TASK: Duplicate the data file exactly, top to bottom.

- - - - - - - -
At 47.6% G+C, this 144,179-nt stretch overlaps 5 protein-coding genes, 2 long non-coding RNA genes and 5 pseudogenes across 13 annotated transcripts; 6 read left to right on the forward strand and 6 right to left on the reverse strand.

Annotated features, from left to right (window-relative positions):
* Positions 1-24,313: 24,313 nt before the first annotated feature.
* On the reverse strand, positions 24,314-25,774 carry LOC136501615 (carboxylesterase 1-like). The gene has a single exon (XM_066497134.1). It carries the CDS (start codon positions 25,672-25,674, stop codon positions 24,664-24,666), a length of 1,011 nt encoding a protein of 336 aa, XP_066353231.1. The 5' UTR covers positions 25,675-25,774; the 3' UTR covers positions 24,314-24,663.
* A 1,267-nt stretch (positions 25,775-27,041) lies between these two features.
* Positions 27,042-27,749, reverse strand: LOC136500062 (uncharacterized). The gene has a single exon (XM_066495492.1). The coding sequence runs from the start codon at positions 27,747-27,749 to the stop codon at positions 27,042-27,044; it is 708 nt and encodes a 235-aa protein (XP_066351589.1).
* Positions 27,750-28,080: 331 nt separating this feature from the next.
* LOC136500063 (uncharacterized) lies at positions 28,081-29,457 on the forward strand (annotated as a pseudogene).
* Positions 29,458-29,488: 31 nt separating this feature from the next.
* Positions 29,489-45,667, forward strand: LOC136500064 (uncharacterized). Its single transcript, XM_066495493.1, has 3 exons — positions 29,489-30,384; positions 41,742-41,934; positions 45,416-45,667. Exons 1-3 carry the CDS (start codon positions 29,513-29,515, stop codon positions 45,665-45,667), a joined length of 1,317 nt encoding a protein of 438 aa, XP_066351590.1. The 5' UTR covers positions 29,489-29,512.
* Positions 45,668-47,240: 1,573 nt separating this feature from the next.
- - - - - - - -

At 47.6% G+C, this 144,179-nt stretch overlaps 5 protein-coding genes, 2 long non-coding RNA genes and 5 pseudogenes across 13 annotated transcripts; 6 read left to right on the forward strand and 6 right to left on the reverse strand.

Annotated features, from left to right (window-relative positions):
* Positions 1-24,313: 24,313 nt before the first annotated feature.
* On the reverse strand, positions 24,314-25,774 carry LOC136501615 (carboxylesterase 1-like). The gene has a single exon (XM_066497134.1). It carries the CDS (start codon positions 25,672-25,674, stop codon positions 24,664-24,666), a length of 1,011 nt encoding a protein of 336 aa, XP_066353231.1. The 5' UTR covers positions 25,675-25,774; the 3' UTR covers positions 24,314-24,663.
* A 1,267-nt stretch (positions 25,775-27,041) lies between these two features.
* Positions 27,042-27,749, reverse strand: LOC136500062 (uncharacterized). The gene has a single exon (XM_066495492.1). The coding sequence runs from the start codon at positions 27,747-27,749 to the stop codon at positions 27,042-27,044; it is 708 nt and encodes a 235-aa protein (XP_066351589.1).
* Positions 27,750-28,080: 331 nt separating this feature from the next.
* LOC136500063 (uncharacterized) lies at positions 28,081-29,457 on the forward strand (annotated as a pseudogene).
* Positions 29,458-29,488: 31 nt separating this feature from the next.
* Positions 29,489-45,667, forward strand: LOC136500064 (uncharacterized). Its single transcript, XM_066495493.1, has 3 exons — positions 29,489-30,384; positions 41,742-41,934; positions 45,416-45,667. Exons 1-3 carry the CDS (start codon positions 29,513-29,515, stop codon positions 45,665-45,667), a joined length of 1,317 nt encoding a protein of 438 aa, XP_066351590.1. The 5' UTR covers positions 29,489-29,512.
* Positions 45,668-47,240: 1,573 nt separating this feature from the next.